Contributing in other ways: Courtney Lee

Courtney Lee's time in Boston has been brief, but also disappointing. We were promised elite 3-point shooting, but he has shot a career-worst 24%. He was supposed to be a good, athletic finisher but he has shot a career-worst 52.9% at the rim. Some over the summer were even predicting that Lee would keep the starting job over Avery Bradley, but instead he lost it to Jason Terry before the schedule even hit double-digit games. But if you look past some of his offensive struggles, Lee has really shown an all-around game that has helped him be a nice role-player, even when his 3s are not falling.

Lee was praised for his defense when we first got him, and he has not disappointed. Showing off his defensive versatility, Lee has shown his ability to apply ball-pressure, be stout in the post, and close out well. Even when his footwork and rotations are not perfect, his boundless energy always gives headaches to the opposition.

And it is not just the eye-test, the stats back it up too. According to Synergy Sports data, Lee was allowing a mere 0.704 points per play, ranked him in the 91st percentile among all NBA players. No other Celtic comes close to those numbers. On that team that lost its defensive ace to injury, Lee has done an amazing job filling in for Bradley.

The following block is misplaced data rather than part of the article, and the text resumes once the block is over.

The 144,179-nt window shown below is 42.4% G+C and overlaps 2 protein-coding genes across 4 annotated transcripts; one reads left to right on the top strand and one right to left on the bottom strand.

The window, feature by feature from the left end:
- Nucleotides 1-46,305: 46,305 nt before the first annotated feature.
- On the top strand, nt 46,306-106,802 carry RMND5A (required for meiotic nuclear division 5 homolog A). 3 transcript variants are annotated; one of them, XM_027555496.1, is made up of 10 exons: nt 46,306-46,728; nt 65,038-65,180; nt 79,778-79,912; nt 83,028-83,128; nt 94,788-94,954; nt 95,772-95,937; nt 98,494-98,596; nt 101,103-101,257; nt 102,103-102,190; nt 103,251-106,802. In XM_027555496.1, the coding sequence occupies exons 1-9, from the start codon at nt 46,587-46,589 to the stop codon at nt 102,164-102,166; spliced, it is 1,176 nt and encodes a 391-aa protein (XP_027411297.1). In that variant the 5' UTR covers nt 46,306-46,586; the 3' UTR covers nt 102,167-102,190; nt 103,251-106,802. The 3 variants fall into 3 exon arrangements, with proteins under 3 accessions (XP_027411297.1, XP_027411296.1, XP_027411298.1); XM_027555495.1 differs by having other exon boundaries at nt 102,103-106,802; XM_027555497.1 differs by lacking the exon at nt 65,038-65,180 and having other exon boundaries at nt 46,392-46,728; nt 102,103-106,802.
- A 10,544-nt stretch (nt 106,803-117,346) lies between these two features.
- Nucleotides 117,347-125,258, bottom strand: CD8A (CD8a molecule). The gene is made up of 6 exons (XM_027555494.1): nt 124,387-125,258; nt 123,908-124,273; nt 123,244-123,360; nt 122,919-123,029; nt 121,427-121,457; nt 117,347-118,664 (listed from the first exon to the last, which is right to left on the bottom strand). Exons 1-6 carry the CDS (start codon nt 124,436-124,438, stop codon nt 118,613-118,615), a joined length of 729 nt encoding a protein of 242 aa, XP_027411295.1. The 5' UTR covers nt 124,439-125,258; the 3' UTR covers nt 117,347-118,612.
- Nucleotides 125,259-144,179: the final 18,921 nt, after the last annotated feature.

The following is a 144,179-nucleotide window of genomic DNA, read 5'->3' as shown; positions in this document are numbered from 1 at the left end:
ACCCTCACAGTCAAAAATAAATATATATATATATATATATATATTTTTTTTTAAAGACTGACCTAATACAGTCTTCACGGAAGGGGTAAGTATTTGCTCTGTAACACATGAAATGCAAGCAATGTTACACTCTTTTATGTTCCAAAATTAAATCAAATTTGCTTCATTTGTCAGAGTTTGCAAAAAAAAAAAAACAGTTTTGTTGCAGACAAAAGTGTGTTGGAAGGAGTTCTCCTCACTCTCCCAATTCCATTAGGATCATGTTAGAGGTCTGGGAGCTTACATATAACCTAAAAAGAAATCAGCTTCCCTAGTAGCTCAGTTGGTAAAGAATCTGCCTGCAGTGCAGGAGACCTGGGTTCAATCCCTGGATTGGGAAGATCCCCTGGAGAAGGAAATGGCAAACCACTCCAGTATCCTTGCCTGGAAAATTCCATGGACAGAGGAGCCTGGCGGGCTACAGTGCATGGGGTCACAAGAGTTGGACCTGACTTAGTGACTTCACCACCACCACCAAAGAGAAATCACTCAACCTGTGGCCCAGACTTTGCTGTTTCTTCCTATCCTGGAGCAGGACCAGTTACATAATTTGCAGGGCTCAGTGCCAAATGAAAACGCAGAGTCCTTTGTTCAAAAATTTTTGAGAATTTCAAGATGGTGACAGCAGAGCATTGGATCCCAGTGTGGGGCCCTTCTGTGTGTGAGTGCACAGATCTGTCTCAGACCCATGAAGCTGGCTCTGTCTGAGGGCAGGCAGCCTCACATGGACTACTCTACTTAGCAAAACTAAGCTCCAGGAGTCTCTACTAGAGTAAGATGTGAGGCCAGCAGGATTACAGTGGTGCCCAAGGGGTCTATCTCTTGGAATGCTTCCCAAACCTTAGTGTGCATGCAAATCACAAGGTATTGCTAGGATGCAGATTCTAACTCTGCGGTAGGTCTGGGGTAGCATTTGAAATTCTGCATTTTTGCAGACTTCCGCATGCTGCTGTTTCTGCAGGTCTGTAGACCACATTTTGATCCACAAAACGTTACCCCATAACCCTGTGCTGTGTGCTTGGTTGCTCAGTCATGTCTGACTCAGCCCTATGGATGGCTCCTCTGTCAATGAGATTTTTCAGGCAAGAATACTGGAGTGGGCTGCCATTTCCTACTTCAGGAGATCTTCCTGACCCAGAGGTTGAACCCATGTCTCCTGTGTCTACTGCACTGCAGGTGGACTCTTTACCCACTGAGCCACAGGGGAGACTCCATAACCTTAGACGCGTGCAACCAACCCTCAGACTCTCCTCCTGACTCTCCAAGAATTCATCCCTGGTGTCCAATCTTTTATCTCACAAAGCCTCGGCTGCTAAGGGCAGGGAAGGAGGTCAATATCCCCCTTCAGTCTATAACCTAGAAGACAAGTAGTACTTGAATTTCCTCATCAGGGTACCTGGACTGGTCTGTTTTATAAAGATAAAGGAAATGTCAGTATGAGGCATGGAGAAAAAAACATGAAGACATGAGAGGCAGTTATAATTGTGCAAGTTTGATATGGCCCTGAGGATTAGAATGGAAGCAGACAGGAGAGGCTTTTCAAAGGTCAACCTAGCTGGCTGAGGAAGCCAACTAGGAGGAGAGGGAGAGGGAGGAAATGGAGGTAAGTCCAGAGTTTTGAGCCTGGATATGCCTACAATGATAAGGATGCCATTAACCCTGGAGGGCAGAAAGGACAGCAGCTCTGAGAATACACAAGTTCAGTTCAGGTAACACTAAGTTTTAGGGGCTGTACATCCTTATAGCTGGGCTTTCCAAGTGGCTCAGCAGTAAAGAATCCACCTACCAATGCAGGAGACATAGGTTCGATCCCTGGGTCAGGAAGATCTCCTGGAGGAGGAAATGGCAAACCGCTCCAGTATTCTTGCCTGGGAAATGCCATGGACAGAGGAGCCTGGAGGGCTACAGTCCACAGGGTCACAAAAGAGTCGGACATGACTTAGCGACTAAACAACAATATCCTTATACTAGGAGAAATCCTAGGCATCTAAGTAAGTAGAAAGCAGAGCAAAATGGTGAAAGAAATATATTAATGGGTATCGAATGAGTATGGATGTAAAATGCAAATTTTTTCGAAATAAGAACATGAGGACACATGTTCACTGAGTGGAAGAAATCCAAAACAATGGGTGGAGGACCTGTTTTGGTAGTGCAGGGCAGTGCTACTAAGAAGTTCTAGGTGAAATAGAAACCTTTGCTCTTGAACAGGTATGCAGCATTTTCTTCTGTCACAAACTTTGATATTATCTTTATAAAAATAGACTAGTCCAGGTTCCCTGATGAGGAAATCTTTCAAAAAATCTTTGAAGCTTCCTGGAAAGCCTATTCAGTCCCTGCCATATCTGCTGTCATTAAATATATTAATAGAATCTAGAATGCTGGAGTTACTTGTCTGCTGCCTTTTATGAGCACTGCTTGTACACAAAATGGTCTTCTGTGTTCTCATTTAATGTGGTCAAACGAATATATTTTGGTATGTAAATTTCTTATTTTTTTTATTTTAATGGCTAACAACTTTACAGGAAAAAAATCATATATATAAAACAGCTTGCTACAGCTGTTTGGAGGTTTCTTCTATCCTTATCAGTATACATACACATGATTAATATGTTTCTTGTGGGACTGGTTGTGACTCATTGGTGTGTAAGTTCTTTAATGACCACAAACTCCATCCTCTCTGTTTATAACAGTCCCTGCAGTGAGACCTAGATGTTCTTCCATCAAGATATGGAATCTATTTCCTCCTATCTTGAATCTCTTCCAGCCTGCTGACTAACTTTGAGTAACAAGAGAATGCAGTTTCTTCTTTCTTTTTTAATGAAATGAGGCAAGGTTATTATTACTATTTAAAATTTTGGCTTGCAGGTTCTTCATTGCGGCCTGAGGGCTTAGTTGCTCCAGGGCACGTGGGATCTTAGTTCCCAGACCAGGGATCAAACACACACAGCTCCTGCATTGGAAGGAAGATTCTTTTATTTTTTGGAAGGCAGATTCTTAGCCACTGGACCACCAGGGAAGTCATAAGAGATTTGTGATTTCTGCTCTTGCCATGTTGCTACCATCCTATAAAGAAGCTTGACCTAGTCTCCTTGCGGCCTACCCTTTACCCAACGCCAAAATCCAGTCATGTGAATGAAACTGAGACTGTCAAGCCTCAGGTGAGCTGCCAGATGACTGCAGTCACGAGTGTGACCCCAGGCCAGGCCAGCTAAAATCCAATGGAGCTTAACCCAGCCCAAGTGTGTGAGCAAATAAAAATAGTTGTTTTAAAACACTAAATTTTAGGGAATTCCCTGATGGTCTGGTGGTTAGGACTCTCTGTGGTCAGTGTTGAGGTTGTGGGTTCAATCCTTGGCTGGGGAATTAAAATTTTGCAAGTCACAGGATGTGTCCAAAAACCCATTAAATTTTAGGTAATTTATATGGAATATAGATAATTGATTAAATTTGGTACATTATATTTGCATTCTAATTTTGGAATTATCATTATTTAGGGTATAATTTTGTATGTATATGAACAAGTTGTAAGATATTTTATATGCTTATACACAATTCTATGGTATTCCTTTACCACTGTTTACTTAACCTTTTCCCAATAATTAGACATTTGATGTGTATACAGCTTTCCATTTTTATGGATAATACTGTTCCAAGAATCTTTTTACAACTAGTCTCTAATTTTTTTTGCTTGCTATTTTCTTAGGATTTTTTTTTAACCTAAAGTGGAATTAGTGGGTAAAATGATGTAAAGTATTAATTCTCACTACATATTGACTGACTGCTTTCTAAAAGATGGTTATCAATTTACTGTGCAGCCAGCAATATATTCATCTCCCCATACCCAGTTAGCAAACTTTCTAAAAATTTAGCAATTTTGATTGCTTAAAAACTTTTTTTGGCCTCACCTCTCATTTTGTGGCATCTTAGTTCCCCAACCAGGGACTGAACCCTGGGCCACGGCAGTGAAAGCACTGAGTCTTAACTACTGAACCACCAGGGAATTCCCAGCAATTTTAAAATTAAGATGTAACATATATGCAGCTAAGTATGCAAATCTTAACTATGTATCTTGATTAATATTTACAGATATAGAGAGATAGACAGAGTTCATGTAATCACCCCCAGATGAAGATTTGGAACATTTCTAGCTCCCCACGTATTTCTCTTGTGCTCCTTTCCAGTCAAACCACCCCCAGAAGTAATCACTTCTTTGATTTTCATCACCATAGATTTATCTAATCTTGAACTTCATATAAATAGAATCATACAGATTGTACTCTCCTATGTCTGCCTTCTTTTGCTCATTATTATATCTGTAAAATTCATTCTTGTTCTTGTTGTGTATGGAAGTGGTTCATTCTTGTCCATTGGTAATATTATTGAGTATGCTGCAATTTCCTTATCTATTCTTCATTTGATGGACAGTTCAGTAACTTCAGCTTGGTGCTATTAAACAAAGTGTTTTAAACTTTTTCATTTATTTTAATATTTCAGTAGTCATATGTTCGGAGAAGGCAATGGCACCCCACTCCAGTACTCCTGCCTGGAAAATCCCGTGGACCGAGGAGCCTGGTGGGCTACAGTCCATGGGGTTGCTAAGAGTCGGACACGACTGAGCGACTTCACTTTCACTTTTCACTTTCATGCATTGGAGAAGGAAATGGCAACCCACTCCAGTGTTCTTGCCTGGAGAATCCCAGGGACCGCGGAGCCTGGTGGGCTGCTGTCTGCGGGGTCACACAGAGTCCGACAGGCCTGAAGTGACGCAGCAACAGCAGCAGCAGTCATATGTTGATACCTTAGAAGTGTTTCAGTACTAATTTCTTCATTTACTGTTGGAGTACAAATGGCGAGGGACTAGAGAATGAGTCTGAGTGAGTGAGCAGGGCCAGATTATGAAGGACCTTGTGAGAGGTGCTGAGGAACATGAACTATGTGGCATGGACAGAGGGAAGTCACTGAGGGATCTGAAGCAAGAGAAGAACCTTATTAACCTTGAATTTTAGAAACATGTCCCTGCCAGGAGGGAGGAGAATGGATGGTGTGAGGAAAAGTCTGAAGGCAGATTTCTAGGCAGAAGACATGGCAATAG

While Lee has struggled from 3-point territory and at the rim, he has not entirely been a disaster offensively. Lee has never been a great mid-range shooter, except for his sophomore year in NJ, (when he shot 43% on 3.1 shots), but in his time in Boston he has exceeded even those numbers. Lee has shot 60% on 1.4 shots from there in his 14 games as a Celtic.

While that 60% is most likely unsustainable, its encouraging to see a guy labeled a "3 and D" player having the ability to take one dribble past the 3-point line and hit a jumper from 24 ft. Lee also shows off his catch-and-shoot ability here, as he has been assisted on 83.3% of those mid-range shots.

Lee has not entirely met expectations during his short time in Boston (whether or not those expectations were fair is another story), but he has done things that bode well for the time once his 3-point shot returns. Lee is a career 38% 3-point shooter, so we know he will not keep shooting 24%. Lee knows he is struggling, and is working hard to fix the problem. Until then, time is the best thing to give him. And once he gets that 3-point shot back, hopefully we will see the player we wanted all along.

Follow Jun Pang on Twitter @CjEuLnTICS